Temporal Anticipation Is Associated with Sensorimotor Beta-band Desynchronization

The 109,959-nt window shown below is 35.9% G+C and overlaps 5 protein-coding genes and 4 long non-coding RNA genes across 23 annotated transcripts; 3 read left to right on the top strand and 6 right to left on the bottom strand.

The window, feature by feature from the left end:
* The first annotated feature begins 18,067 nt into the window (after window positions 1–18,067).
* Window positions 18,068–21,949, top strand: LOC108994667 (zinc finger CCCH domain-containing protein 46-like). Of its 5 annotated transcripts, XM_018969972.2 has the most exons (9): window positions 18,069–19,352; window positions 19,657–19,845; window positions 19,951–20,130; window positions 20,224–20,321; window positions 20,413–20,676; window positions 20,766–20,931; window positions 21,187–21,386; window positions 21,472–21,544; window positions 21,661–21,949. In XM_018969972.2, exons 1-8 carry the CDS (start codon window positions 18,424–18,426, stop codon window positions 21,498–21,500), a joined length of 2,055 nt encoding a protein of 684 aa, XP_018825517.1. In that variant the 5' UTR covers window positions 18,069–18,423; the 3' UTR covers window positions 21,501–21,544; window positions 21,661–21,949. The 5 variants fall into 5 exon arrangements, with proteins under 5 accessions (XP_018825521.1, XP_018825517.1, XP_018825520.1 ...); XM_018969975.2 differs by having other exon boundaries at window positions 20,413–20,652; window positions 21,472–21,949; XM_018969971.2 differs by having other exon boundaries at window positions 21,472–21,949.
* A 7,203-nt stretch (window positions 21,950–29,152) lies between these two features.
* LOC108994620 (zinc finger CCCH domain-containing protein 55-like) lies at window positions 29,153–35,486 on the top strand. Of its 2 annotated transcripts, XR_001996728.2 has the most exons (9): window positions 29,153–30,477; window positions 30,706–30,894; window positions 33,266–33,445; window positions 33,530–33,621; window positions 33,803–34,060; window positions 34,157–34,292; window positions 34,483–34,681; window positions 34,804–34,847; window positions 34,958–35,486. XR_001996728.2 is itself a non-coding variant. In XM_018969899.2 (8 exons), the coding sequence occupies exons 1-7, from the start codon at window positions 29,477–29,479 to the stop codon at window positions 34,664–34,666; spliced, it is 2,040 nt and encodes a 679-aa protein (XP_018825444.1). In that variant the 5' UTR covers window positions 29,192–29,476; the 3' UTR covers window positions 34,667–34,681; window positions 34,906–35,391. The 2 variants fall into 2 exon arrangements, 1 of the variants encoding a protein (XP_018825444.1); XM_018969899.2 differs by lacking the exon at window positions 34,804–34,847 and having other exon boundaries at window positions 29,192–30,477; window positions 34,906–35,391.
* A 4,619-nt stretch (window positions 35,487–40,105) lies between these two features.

Temporal anticipation incurred greater beta-band ERD over contralateral sensorimotor regions specifically around the moment a go-cue was possible (i.e., ∼1.25 sec in the Three Timings conditions). Interestingly, the magnitude of these beta-band modulations around the time of actual target onset (i.e., 2 sec) was correlated to the ensuing RT modulations across participants. These results are in line with the contention that beta-band oscillations signal the maintenance of the sensorimotor “status quo” (Engel & Fries, 2010) and conversely that a reduction in power indexes the degree to which a change is likely in the sensorimotor system (Kilavik et al., 2013; Jenkinson & Brown, 2011). In support, beta-band power over M1 has been shown to be progressively suppressed with the increasing likelihood of a go-cue instructing movement initiation (Schoffelen, Oostenveld, & Fries, 2005). It has been suggested that sensorimotor beta-band oscillations reflect interactions between the BG and M1 (Brittain, Sharott, & Brown, 2014), with desynchronization reflecting disinhibition and thus scaling with the time needed for movement initiation (Jenkinson & Brown, 2011; Kühn et al., 2004). As such, Parkinson disease, for which a cardinal symptom is a difficulty in initiating movement, is characterized by abnormally high beta-band oscillations in both BG and M1 (Brown, 2007). Drug-induced reduction in beta-band activity in BG (Kühn, Kupsch, Schneider, & Brown, 2006) and sensorimotor cortex (Silberstein et al., 2005; Devos et al., 2003) is known to alleviate this symptom. Functionally, it has been proposed that premovement beta-band desynchronization allows to increase computational power and information coding within task-relevant neural ensembles (Brittain & Brown, 2014). As such, there is good evidence for an inverse relationship between firing rates within motor regions and beta-band power (van Wijk, Beek, & Daffertshofer, 2012; Spinks, Kraskov, Brochier, Umilta, & Lemon, 2008; Baker, Spinks, Jackson, & Lemon, 2001). Given that M1 cells undergo the most important change in firing specifically at movement initiation (Shenoy, Sahani, & Churchland, 2013; van Wijk et al., 2012), it is likely that the greater ERD observed over sensorimotor electrodes allowed for the timely allocation of neural resources at the critical moment associated with an imminent change in motor state.